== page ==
Fire on the Beaches
10 February 2011 § Leave a comment
The Oregon coastline is on fire.
Up and down the shoreline, less than a mile off the once-majestic beaches where Volkswagen buses and vagabonds have set up camp for entire summers, ferries and yachts and fishing boats idle in the calm Pacific water.
Three days ago, strong west winds blew through Siuslaw National Forest north of Florence, Oregon, and turned a parlor trick into an inferno. A handkerchief soaked in kerosene was set on fire by a contemptuous 13-year-old boy with a marijuana pipe and an abusive childhood. The zippo lighter he used to spark the inferno featured the Ace of Spades, a nickname his stepfather, Alberto Corozolli, earned during a 10-year card counting career in Las Vegas.
The suspect, Matthew Kritch, attempted a magic trick for a group of friends when his eyes “went bloodshot and a trident appeared in his left hand,” according to Melissa Bergman, a 14-year-old from nearby Eugene, who was present when the blaze shot up into the trees.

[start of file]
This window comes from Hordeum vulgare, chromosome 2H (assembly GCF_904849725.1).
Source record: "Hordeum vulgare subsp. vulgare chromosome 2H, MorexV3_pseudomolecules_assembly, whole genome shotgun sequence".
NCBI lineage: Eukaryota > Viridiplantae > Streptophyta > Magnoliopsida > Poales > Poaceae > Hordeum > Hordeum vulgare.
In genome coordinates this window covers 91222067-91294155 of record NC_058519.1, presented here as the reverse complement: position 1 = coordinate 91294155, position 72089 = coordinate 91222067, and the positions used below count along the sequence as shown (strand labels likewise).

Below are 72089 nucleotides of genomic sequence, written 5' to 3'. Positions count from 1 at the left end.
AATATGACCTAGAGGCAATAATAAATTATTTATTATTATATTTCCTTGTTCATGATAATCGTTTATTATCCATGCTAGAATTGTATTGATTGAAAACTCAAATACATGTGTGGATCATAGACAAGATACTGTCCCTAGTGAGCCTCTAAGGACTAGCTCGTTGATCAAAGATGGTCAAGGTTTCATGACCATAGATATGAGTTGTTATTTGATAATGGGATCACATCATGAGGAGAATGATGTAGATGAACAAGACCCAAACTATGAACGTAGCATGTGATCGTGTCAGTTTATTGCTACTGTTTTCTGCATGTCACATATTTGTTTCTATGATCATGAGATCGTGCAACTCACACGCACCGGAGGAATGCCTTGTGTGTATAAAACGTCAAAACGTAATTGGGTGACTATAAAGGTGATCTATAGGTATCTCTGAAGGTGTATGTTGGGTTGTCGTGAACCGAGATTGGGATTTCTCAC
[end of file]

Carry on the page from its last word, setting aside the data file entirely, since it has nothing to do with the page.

No one present had cell phones. Three teenagers left the campsite near the beach and called 911 thirty minutes after the fire started. Fire crews arrived an hour later. By then, the wind had spread the flames over fifty acres of national forest.
Three days into the heatwave, the wildfire had spread inland and a hundred miles both north and south of its origin. Residents as far east as Fern Ridge Lake have been evacuated from their homes, but thousands more are expected to be evacuated by week’s end.
“We’re doing all we can to keep the fire from getting into the heavily populated areas. We’ve never seen a wildfire spread this fast. It’s insane,” said Joe Ducker, a volunteer firefighter from Deadwood. He is one of hundreds of firefighters from all over western Oregon helping to quench the fire. Ducker’s own home succumbed to the flames yesterday morning.
Matthew Kritch arrived in Eugene with his family three months ago. Three weeks later, he was expelled from Northside Middle School for extortion. The school’s principal, Travis Caruthers, declined to comment on the matter.
Corozolli, on the phone from his luxury yacht moored near Cannon Beach, said “I knew the boy was trouble. Now look at the trouble he’s in. The fire is getting close to our house now, and soon he’s going to be in deeper [trouble] than he’s ever been in before.” The boy’s mother could not be reached for comment.